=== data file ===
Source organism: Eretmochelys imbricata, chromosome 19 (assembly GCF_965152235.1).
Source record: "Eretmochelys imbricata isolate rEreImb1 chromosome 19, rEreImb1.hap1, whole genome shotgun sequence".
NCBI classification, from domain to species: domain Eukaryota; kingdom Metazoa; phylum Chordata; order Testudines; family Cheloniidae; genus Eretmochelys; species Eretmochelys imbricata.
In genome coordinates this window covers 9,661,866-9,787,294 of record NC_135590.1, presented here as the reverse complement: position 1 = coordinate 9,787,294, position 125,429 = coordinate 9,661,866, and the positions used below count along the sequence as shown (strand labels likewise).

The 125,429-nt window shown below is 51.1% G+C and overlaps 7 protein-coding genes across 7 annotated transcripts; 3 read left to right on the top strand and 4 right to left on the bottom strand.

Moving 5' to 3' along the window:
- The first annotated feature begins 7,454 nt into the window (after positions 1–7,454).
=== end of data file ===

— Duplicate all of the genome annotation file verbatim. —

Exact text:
Source organism: Eretmochelys imbricata, chromosome 19 (assembly GCF_965152235.1).
Source record: "Eretmochelys imbricata isolate rEreImb1 chromosome 19, rEreImb1.hap1, whole genome shotgun sequence".
NCBI classification, from domain to species: domain Eukaryota; kingdom Metazoa; phylum Chordata; order Testudines; family Cheloniidae; genus Eretmochelys; species Eretmochelys imbricata.
In genome coordinates this window covers 9,661,866-9,787,294 of record NC_135590.1, presented here as the reverse complement: position 1 = coordinate 9,787,294, position 125,429 = coordinate 9,661,866, and the positions used below count along the sequence as shown (strand labels likewise).

The 125,429-nt window shown below is 51.1% G+C and overlaps 7 protein-coding genes across 7 annotated transcripts; 3 read left to right on the top strand and 4 right to left on the bottom strand.

Moving 5' to 3' along the window:
- The first annotated feature begins 7,454 nt into the window (after positions 1–7,454).